Individual stocks: Since it contains stocks from 40 companies, a significant price movement in a single stock, especially one with a large weight allocation, could shift the entire index’s price.
FRA40: A benchmark by design
While many indices are considered benchmarks of their respective economies, the FRA40 is actually designed to be one. All of the companies within its composition are in the top 100 large cap companies traded in France, however, the 40 selected to be part of it are chosen not according to their size, but using an array of other criteria. The main guideline which the ‘Conseil Scientifique’ (the index’s governing body) uses when composing it, is ensuring it is “a relevant benchmark for portfolio management.” This means that factors such as diversification and risk management are given high priority when deciding which stocks to include and which to exclude. The committee rebalances the index once a quarter, to make sure it stays relevant to its guidelines. In a sense, the CAC 40 is a model portfolio for a thematic investment in large cap French companies.
History of FRA40
The CAC (Cotation Assistée en Continu, French for ‘Continuous Assisted Quotation’) was created in 1987. Also known as the France 40, this index was made to reflect the current state of the French economy, and initially had a total value of about 347 billion French Francs, with 1,000 base points. The index reached an all-time high of more than 6,000 points in the year 2000, but later crashed as part of the burst of the dot com bubble. In the latter half of the second decade of the 21st century, it reached an overall market cap of more than 1.2 trillion Euros.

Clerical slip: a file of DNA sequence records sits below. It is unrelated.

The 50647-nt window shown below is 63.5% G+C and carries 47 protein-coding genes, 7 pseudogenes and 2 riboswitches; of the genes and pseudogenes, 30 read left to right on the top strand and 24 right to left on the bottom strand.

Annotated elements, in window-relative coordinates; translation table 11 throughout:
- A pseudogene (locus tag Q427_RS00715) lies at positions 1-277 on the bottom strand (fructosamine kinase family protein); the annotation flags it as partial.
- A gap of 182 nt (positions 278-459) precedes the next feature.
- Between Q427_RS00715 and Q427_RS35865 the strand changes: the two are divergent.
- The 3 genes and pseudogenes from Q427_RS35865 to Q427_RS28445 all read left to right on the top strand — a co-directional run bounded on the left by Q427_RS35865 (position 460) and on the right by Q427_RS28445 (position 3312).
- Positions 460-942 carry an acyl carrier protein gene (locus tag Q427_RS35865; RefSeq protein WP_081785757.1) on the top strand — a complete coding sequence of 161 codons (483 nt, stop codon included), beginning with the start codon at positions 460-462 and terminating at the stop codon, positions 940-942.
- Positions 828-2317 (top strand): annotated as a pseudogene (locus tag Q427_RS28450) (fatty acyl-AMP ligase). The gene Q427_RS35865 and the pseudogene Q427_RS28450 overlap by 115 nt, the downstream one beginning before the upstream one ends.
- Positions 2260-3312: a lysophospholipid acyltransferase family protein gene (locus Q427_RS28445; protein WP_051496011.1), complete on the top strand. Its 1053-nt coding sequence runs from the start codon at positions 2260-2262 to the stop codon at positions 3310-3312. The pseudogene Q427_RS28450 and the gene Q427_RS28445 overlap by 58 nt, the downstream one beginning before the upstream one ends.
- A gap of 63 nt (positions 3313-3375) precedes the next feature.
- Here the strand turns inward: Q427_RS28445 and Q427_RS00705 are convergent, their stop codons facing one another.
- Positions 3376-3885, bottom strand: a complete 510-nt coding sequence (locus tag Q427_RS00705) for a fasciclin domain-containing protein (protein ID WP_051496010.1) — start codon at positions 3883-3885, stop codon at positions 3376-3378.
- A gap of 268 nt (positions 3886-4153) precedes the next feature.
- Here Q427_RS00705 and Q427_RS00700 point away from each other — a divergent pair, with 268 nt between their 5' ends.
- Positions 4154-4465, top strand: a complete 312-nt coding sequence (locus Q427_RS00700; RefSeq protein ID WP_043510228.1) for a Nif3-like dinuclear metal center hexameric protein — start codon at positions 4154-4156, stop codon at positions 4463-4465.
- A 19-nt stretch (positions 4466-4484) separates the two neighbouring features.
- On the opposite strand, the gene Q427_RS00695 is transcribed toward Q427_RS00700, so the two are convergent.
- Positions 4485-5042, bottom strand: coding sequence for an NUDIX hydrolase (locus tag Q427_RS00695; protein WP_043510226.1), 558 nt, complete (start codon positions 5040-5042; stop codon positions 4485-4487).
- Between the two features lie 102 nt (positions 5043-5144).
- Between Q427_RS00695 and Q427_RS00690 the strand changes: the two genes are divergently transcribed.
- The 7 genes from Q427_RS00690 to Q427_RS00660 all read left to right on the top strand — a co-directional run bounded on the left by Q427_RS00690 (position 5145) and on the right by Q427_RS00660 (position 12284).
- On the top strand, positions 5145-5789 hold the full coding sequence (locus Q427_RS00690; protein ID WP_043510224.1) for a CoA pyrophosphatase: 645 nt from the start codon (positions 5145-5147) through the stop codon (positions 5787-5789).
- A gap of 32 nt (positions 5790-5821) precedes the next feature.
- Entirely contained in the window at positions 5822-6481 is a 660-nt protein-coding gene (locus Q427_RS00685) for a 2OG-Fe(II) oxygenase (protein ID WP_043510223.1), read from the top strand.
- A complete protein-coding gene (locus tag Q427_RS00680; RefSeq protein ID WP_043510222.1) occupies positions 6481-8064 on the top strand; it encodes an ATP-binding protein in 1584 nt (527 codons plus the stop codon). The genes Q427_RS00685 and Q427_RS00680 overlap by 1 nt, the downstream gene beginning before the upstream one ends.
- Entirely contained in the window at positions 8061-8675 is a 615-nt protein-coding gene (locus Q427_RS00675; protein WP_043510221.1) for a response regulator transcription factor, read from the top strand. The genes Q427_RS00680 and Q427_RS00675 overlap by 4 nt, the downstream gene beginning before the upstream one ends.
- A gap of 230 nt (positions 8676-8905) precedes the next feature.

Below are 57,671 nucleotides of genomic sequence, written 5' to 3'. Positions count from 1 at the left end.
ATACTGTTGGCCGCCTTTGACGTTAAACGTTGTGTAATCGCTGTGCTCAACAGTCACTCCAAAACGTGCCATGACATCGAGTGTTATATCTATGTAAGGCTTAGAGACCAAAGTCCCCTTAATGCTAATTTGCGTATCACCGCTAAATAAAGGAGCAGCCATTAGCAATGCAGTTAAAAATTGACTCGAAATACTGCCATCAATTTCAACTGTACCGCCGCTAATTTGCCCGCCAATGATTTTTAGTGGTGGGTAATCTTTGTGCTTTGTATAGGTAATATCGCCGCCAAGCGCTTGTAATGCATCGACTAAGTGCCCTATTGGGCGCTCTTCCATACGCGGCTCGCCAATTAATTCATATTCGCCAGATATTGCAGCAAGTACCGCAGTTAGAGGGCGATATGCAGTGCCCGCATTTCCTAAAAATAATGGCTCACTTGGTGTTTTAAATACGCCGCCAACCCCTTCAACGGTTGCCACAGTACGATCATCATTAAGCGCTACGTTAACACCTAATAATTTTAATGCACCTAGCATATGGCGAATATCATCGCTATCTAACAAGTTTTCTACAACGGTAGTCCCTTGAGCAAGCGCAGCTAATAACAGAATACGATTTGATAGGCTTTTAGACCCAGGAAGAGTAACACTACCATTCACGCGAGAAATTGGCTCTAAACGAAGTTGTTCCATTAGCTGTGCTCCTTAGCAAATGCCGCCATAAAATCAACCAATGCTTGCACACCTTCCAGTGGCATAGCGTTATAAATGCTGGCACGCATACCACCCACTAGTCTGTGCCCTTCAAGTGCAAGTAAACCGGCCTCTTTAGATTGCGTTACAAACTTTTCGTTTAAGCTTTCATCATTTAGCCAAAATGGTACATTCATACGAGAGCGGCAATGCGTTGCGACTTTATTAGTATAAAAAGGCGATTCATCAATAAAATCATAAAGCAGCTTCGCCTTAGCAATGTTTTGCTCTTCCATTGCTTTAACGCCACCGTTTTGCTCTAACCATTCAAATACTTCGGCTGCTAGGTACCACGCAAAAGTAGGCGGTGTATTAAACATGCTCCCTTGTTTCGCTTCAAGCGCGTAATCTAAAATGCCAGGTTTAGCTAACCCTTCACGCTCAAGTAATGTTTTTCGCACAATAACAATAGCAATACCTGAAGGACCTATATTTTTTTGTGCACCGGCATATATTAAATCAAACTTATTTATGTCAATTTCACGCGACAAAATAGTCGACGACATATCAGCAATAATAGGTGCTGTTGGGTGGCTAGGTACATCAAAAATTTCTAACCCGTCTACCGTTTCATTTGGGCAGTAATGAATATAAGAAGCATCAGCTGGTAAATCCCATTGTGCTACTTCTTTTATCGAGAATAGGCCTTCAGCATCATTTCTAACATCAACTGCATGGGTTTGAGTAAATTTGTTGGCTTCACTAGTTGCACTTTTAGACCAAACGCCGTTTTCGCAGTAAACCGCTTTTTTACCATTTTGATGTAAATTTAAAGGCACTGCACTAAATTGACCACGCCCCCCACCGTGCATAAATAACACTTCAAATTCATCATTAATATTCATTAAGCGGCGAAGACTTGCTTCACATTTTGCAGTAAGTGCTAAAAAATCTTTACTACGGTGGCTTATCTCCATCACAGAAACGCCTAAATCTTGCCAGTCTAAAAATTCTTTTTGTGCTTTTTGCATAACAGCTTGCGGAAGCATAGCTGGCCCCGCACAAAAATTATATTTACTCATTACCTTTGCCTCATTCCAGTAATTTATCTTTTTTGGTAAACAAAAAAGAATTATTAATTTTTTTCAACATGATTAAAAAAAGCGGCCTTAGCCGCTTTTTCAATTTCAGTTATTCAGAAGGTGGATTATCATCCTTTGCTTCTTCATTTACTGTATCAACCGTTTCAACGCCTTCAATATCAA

Conclusion: FRA40 is a top European index
Being a leading European index and one that is designed to represent a well-balanced French stock portfolio, the CAC 40 is an index that serves its purpose of tracking the market. The fact that the criteria for the inclusion of stocks are not arbitrary, but rather, include specific considerations, make it a great tool for traders and investors who wish to have a better understanding of the French economy. Its composition, which includes global brands such as Airbus, L’Oreal and Renault, is not unlike a balanced portfolio for thematic investment in the French economy.
Alongside London’s FTSE index and the German DAX, the CAC is one of the main indicators of the overall well-being of the European economy. Since the European Union is geared towards growth, it could be assumed that the FRA40 index will continue to supply trading and investing opportunities for both long- and short-term investors.
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*This content is for information and educational purposes only and should not be considered investment advice or an investment recommendation.
*Past performance is not an indication of future results.